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Development & Transportation

Uber’s Self-Driving Cars Have Been On Pittsburgh Streets For A Year Now, So What’s Next?

It's been just more than a year since Uber's fleet of self-driving Volvos took on Pittsburgh's streets

In that time, the fleet of roughly 200 cars has driven more than 1 million miles and taken 30,000 trips. And Uber officials, at the company's Strip District Pittsburgh headquarters Wednesday, said they're planning to make improvements in transparency and comfort. 

Credit Sarah Kovash
Vehicle operator Paul Galon rests his hands just below the car's steering wheel as it navigates city streets. The cars are programmed so that grabbing the wheel, or engaging the pedals, immediately gives the driver control again.

Currently, the self-driving cars are accompanied by two operators in the front seat, who make sure the car is running as safely as possible. The company wants to scale this back to one operator per vehicle through the remainder of 2017 and into 2018.

The cars are programmed so that grabbing the wheel or engaging the pedals immediately gives the driver control again.

Other updates are for the user experience, such as a screen in the back that shows what the car sensors see. There will also be less hardware in the trunk of the car for passengers to store luggage or large items.

Head of system safety Noah Zych acknowledged that Uber's self-driving cars have been involved in a few accidents in Pittsburgh, including one earlier this week at South Side Works.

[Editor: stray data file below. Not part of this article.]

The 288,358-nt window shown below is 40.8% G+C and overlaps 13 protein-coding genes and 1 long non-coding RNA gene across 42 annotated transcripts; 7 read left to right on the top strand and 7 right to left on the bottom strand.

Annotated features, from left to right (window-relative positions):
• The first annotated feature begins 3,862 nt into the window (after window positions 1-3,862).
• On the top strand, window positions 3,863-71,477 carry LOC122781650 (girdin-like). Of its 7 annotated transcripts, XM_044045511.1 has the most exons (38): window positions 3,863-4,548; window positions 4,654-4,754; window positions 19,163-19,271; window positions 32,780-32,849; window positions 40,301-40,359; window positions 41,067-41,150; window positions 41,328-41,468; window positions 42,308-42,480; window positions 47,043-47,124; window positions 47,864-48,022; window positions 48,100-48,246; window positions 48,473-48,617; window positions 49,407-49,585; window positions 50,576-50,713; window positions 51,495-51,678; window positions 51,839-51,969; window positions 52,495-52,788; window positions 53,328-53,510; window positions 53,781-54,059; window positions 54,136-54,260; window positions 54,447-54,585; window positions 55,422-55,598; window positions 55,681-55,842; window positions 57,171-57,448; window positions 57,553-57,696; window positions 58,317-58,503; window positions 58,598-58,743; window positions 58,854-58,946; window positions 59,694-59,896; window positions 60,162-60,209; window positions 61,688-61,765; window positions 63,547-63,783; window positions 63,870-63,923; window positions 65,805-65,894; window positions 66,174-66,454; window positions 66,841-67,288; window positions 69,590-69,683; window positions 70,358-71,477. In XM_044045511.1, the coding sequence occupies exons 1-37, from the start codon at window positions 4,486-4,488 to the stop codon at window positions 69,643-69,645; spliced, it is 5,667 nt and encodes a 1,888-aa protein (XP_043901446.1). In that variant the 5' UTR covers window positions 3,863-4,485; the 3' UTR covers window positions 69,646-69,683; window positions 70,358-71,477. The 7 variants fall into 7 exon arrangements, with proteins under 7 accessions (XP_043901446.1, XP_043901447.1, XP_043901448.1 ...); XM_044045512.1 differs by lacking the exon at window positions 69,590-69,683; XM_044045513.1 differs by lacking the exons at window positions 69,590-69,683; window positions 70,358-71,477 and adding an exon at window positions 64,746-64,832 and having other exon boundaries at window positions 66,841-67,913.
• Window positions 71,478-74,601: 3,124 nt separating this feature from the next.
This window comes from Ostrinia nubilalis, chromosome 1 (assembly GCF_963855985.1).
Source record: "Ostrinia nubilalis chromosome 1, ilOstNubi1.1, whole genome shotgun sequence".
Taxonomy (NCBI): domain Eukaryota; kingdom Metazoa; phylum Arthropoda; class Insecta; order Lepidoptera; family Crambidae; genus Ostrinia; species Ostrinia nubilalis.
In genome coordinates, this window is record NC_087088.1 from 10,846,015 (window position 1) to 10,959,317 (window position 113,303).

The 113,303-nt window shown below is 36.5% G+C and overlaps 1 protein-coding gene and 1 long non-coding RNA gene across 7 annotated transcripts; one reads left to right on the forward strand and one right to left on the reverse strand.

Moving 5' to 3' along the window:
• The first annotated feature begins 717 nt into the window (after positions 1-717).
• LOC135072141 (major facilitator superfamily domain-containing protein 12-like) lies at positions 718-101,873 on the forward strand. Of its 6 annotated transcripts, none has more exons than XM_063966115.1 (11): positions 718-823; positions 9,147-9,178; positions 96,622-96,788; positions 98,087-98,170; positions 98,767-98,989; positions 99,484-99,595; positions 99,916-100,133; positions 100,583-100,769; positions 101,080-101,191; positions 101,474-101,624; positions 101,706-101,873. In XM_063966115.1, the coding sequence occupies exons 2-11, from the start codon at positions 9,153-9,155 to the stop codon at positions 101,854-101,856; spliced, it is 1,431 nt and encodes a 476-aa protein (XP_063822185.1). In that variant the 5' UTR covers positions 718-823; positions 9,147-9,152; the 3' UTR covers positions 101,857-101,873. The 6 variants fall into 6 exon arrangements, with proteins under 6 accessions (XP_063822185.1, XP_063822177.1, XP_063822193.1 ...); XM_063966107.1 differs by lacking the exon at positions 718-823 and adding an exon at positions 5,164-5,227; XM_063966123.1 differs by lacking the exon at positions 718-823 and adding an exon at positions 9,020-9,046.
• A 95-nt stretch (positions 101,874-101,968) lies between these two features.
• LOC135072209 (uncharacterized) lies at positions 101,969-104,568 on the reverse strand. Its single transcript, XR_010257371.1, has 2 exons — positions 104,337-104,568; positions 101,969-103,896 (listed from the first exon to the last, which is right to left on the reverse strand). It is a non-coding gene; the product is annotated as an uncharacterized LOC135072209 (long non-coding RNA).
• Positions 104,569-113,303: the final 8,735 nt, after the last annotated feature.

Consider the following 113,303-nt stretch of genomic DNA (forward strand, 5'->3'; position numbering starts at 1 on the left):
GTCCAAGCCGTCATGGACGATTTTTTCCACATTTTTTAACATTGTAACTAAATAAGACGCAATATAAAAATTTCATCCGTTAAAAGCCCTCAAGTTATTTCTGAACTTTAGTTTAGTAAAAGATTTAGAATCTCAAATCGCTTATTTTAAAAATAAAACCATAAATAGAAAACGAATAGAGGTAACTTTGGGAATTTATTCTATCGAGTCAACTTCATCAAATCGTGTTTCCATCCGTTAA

"The first thing we do is of course make sure everyone is safe," he said. "Following that, we start an investigation ourselves."

Credit Sarah Kovash / 90.5 WESA
A screen in the back seat of Uber's self-driving cars shows passengers how the car's cameras perceive objects on or along its path. Other vehicles, pedestrians and cyclists show up in orange and move in real time.

Zych said the company obtains data from the vehicles involved to see if the software or operators were at fault in the incident. He says so far, there's been no incident where that was the case.

Recently the company said its autonomous cars still have trouble reading cyclist turn signals and can't always see them if they're too close to the car

However, a survey by bike advocacy group Bike Pittsburgh, found that most cyclists and pedestrians like the idea of self-driving cars. They don't block intersections, make Pittsburgh lefts or get road rage. 

“The bar is pretty low for these AVs (Autonomous vehicles) to reach in order to be safer than humans,” said Bike Pittsburgh advocacy director Eric Boerer. 

However, Uber has said that public trust will remain a critical factor as it moves forward with self-driving technology